Lockdown 2: Hope For A Change
Do you ever feel like drowning? I do a lot. Mostly now that life seems to be endlessly the same every day. I was talking to a friend of mine the other day and he was telling me about how everything in his life that happened before today has almost become completely redundant. I totally get what he was trying to say, not necessarily that life before today didn’t matter, it certainly did. But when something catastrophic happens, you don’t think so much about before. It’s almost as if the past loses the importance it once had and you kind of feel guilty about it. You lose the will to live on the day the world goes mad and your life turns upside down. The day in which joy becomes a cry for help at a distance.
Three months later and I still have that same feeling, pressing hard into my gut until I feel the knot tightening in my throat whenever I remember how everything used to be. I start to think that maybe life never was that plain and simple, maybe I have been asleep, and now I’m awake, and I’m finally facing life how it should be. Three months later and I keep doing everything the same. I’ve literally been spending the last three months inside an apartment in South London, locked up in a room and I’ve started talking to the walls around me. I think I’ve lost track of time. Am I going mad? I think we’re all mad here anyway. I’ve got to a point, I don’t really care anymore, as if I’m half-dead or something. I’ve never felt this way before. This new feeling traps me inside and makes me just forget how everything used to be.
How happy and in control of life, I was, or so I thought. I used to take going to a cafe for granted, even if it was just a necessity. Sometimes, I’d bump into someone at the entrance, spill coffee all over their shirt and ruin their day for good or I’d actually go out and meet people, make friends and then go about my day. I keep finding myself at that moment, I get on the train to Central London and find it overly packed. I don’t know how much I’d miss the buzz and the rush of those streets – people going in and coming out of the shops, into the pub; seeing women, formally dressed, high heels on, getting on the DLR to go to Canary Wharf. You’ve got a really nice bag, Miss. I get off the train and head to West End, where its flashy lights and large posters announce when the next big production is coming to the stage. I get to the theatre. I come to watch Florian Zeller’s The Son. I sit down on the stalls, seat 20, row D and I take a moment to look around and appreciate how glorious and magical this place is. I wonder how old it might be. It has probably been around since the 18th century, perhaps more, I’m not quite sure. I wonder how big it is, how many rows are there in the stalls, the royal circle and the grand circle. I lift my head up to the ceiling and I can see it, a fresh painting like the ones Michael Angelo used to paint. I see cherubim pointing an arrow towards a semi-naked woman who seems to be panting. She’s rolling her eyes. The background is covered in clouds and everything else is blue. I look at her and I sympathise. I can feel her pain. I understand how she’s feeling. Then the lights go down and I know the play is about to begin. Once the play is over, I walk out, not through stage door because that’s for actors, I walk out of the theatre through the main entrance along with everybody else. It’s just the joy of watching something so refreshing, so very much alive, that catches up with me and I’m in a complete state of bliss.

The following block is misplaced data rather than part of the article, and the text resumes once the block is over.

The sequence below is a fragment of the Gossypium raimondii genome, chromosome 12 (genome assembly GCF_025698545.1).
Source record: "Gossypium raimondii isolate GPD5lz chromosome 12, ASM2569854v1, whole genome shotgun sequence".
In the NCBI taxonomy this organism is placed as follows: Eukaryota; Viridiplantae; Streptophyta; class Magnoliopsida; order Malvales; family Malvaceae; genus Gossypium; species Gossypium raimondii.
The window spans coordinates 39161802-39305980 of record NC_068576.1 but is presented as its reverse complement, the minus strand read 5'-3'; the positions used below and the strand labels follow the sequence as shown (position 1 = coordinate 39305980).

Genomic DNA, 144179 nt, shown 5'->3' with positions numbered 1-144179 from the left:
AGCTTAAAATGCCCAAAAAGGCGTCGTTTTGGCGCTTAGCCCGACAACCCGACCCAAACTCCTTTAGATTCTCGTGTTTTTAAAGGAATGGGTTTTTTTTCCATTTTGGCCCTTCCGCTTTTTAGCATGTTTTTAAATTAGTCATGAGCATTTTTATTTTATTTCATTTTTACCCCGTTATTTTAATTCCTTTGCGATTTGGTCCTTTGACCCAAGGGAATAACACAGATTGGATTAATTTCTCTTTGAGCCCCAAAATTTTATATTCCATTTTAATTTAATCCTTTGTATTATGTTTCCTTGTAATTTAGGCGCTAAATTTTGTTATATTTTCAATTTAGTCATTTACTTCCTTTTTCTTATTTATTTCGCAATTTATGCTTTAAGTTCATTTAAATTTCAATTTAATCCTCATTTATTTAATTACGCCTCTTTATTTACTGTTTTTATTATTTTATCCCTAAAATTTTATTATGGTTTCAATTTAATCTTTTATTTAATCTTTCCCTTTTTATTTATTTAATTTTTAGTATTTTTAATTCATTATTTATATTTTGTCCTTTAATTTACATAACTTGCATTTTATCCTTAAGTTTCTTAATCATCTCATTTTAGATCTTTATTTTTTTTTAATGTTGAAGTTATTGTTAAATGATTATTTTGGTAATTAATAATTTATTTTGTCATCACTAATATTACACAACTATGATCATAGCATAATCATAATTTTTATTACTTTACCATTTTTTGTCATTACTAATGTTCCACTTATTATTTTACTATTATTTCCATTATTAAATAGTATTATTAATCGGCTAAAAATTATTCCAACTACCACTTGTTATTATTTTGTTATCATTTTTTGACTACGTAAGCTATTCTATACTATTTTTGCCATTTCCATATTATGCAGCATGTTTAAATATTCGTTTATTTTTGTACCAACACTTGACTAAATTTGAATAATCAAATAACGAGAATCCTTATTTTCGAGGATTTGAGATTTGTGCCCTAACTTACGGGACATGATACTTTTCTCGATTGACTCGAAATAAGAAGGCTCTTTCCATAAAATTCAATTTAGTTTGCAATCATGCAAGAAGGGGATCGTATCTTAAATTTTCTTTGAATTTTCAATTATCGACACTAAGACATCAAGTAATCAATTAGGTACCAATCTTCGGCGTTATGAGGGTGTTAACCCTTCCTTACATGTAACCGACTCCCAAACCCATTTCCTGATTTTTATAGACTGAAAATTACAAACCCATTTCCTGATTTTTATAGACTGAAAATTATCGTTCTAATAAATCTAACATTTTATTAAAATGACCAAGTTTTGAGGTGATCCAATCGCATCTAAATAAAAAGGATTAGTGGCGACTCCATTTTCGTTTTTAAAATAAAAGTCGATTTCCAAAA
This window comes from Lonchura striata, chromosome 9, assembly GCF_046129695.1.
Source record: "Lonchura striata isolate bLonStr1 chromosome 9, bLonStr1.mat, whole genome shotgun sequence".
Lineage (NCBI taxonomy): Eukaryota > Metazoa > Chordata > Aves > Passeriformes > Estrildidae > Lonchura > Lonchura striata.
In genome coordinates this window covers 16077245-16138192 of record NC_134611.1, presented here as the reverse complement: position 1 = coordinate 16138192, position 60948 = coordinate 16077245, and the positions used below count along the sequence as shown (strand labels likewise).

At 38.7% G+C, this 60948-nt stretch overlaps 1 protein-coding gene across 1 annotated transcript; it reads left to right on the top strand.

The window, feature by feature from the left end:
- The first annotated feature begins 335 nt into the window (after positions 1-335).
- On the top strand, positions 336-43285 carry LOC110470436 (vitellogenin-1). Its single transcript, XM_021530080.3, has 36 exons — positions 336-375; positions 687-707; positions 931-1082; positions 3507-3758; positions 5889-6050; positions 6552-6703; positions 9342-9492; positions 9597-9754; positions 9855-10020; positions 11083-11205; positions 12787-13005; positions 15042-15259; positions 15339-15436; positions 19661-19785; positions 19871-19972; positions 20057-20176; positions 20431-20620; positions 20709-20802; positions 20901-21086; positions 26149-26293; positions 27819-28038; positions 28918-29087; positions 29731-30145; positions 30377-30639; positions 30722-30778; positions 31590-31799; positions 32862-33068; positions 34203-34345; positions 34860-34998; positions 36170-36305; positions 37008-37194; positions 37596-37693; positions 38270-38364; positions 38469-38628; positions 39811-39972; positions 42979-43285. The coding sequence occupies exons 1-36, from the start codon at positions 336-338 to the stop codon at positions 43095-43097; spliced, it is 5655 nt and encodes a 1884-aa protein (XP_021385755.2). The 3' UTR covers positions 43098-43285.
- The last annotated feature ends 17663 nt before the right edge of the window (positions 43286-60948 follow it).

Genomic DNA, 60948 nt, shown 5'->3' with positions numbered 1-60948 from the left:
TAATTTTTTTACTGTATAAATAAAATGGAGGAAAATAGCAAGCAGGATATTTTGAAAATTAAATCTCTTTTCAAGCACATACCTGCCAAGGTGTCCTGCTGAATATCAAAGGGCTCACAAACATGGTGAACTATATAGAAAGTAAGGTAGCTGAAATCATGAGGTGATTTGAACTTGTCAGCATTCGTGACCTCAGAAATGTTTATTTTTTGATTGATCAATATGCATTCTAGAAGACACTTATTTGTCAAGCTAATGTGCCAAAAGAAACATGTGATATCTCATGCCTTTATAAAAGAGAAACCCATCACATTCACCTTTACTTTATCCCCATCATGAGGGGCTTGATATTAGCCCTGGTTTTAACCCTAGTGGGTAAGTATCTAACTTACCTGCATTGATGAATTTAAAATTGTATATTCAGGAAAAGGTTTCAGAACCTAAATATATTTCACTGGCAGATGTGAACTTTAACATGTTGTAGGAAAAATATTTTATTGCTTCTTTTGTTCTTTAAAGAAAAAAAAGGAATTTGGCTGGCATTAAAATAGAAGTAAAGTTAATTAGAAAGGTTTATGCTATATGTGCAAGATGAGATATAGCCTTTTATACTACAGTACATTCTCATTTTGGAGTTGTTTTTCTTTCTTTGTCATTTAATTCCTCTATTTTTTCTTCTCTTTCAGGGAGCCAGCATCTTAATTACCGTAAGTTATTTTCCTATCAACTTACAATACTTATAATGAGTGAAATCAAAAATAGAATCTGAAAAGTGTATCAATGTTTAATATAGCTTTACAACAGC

Looking back now, I think about how that place has the ability to revive in me everything that has been lost – the places I won’t get to visit anymore, the people I won’t get to see or the things I left unsaid, the moments that have been diluted in the hourglass of time. It never crossed my mind that whenever I feel myself drowning, I picture that stage in my head, that moment of bliss and I can see myself in it breaking the hourglass and reverting back time so at least, I can hope, it’d give me a last chance to say goodbye. It’d give me the time I need to go back and say what I meant to say and do what I was supposed to do. The stage provides the world with an attempt to redeem ourselves. Today when COVID has taken control over our lives when I turn on the news, and I’ve got to watch the hills in California burning, those same hills that were home to me during my time abroad, I wonder if there’s anything in my lifestyle I would change. The recent explosion in Beirut has taken away the lives of so many people, while mine keeps going. Even now, the not so distant past looks like years away from the present I’m living, the future that was coming. When I’m in my room and I open the window to look outside, I think about what’s left out there and I feel useless. Is this what we want for ourselves, for the future generations to look back and remember?
And then, I remember the stage. We need salvation. If we’re not taking care of each other and nature, if we’re going to destroy everything, at least let this be it – the only thing left that is very much alive. The only thing that makes us remember. Before closing the window, I ask myself ‘Is art our hope for a change?’ I hold on to that thought and the certainty I have that it’ll be okay. It has to.
© photo from Unsplash
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